And now the big question: Will we see the “penny press” again? Beginning in the 1830s, some newspapers were hawked for a penny. In the 1830s and 1840s, there were three penny-press papers in New York City alone. Now that newspapers can sell a paper for one penny and count it as paid circulation, are prices going to plunge? It’s more likely they will go up. In the past, papers always figured that they got their revenue from ads, not circulation. So circulation per se was often unprofitable. But now that the ads are not coming in, papers have to get revenue from circulation.
According to the Columbia Journalism Review, the New York Times, which recently raised prices even as circulation dropped, will soon reach the point at which circulation revenues will pass ad revenues.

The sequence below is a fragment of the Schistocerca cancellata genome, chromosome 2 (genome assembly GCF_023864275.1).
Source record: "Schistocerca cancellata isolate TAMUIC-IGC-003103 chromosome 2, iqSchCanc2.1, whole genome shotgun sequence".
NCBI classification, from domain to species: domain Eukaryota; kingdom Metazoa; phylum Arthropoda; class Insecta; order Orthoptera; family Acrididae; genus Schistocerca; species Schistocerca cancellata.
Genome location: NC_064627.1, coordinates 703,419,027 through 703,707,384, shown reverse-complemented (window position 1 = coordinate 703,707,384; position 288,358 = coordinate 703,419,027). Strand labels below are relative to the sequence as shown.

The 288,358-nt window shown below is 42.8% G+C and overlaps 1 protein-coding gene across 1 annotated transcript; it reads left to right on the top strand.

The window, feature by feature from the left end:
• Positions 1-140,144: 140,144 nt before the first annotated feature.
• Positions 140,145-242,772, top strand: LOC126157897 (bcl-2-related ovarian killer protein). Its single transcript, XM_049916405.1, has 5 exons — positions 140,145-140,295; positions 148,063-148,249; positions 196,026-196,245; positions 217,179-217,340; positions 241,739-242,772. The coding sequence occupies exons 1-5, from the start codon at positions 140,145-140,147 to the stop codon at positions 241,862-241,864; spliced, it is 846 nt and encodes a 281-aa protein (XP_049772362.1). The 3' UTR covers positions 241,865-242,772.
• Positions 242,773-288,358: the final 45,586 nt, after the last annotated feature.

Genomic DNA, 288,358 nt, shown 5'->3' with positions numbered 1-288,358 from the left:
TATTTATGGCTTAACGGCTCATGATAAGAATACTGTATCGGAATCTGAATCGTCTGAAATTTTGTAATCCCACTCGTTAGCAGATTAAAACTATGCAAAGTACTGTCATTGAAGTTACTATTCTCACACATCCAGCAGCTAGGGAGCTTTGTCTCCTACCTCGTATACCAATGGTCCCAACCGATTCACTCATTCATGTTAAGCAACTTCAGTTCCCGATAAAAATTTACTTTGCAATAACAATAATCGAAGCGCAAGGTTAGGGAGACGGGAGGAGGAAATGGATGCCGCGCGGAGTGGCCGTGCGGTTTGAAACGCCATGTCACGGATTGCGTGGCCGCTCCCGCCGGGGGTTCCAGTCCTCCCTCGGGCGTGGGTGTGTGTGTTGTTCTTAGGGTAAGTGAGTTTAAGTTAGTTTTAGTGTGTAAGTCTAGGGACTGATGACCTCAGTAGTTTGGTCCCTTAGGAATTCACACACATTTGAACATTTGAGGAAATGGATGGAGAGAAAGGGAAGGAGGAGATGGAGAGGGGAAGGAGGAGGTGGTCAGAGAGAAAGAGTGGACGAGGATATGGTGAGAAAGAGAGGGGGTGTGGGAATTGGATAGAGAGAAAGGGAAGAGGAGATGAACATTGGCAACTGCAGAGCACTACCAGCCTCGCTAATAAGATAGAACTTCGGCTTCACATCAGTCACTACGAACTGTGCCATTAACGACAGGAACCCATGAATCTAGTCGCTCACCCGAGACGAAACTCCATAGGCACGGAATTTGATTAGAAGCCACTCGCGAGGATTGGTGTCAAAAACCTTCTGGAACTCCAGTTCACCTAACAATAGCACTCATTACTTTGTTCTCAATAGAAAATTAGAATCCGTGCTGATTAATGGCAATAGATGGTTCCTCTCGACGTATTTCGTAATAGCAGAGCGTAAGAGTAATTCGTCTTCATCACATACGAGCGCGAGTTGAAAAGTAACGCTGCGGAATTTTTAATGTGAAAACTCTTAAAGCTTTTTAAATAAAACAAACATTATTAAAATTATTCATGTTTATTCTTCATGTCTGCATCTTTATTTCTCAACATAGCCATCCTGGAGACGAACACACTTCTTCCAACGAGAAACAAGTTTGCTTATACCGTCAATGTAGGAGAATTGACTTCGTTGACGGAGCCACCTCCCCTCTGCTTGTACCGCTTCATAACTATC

Says Riley, “More and more papers will be raising prices. There is no doubt about it. Advertisers are struggling, and they have been subsidizing the cost of circulation. Now circulation departments have to generate more revenue.”